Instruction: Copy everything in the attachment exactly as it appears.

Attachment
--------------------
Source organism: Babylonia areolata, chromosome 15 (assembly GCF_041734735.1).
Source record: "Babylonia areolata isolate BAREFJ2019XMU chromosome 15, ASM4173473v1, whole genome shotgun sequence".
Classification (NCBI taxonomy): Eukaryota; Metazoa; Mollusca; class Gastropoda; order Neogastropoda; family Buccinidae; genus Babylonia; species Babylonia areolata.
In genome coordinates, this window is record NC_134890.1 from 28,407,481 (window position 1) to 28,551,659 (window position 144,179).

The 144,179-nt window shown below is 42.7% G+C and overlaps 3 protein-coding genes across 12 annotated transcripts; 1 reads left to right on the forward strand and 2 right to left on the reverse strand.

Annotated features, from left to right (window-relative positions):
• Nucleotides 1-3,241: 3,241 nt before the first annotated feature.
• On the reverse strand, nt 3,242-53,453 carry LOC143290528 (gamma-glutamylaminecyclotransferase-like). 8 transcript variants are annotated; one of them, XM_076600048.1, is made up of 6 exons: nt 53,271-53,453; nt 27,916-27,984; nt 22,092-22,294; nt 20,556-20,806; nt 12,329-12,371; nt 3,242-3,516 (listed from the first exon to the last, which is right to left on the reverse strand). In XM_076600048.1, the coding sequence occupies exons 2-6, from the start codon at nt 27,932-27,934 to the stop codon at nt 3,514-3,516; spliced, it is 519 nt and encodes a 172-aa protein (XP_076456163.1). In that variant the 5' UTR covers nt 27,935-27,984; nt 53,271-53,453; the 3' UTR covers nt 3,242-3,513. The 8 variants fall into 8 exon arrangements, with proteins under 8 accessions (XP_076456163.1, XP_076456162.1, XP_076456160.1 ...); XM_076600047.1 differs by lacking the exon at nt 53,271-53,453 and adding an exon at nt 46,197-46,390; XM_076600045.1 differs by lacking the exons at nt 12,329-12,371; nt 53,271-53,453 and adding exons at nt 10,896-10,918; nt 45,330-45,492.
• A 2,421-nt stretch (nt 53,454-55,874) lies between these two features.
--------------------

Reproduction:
Source organism: Babylonia areolata, chromosome 15 (assembly GCF_041734735.1).
Source record: "Babylonia areolata isolate BAREFJ2019XMU chromosome 15, ASM4173473v1, whole genome shotgun sequence".
Classification (NCBI taxonomy): Eukaryota; Metazoa; Mollusca; class Gastropoda; order Neogastropoda; family Buccinidae; genus Babylonia; species Babylonia areolata.
In genome coordinates, this window is record NC_134890.1 from 28,407,481 (window position 1) to 28,551,659 (window position 144,179).

The 144,179-nt window shown below is 42.7% G+C and overlaps 3 protein-coding genes across 12 annotated transcripts; 1 reads left to right on the forward strand and 2 right to left on the reverse strand.

Annotated features, from left to right (window-relative positions):
• Nucleotides 1-3,241: 3,241 nt before the first annotated feature.
• On the reverse strand, nt 3,242-53,453 carry LOC143290528 (gamma-glutamylaminecyclotransferase-like). 8 transcript variants are annotated; one of them, XM_076600048.1, is made up of 6 exons: nt 53,271-53,453; nt 27,916-27,984; nt 22,092-22,294; nt 20,556-20,806; nt 12,329-12,371; nt 3,242-3,516 (listed from the first exon to the last, which is right to left on the reverse strand). In XM_076600048.1, the coding sequence occupies exons 2-6, from the start codon at nt 27,932-27,934 to the stop codon at nt 3,514-3,516; spliced, it is 519 nt and encodes a 172-aa protein (XP_076456163.1). In that variant the 5' UTR covers nt 27,935-27,984; nt 53,271-53,453; the 3' UTR covers nt 3,242-3,513. The 8 variants fall into 8 exon arrangements, with proteins under 8 accessions (XP_076456163.1, XP_076456162.1, XP_076456160.1 ...); XM_076600047.1 differs by lacking the exon at nt 53,271-53,453 and adding an exon at nt 46,197-46,390; XM_076600045.1 differs by lacking the exons at nt 12,329-12,371; nt 53,271-53,453 and adding exons at nt 10,896-10,918; nt 45,330-45,492.
• A 2,421-nt stretch (nt 53,454-55,874) lies between these two features.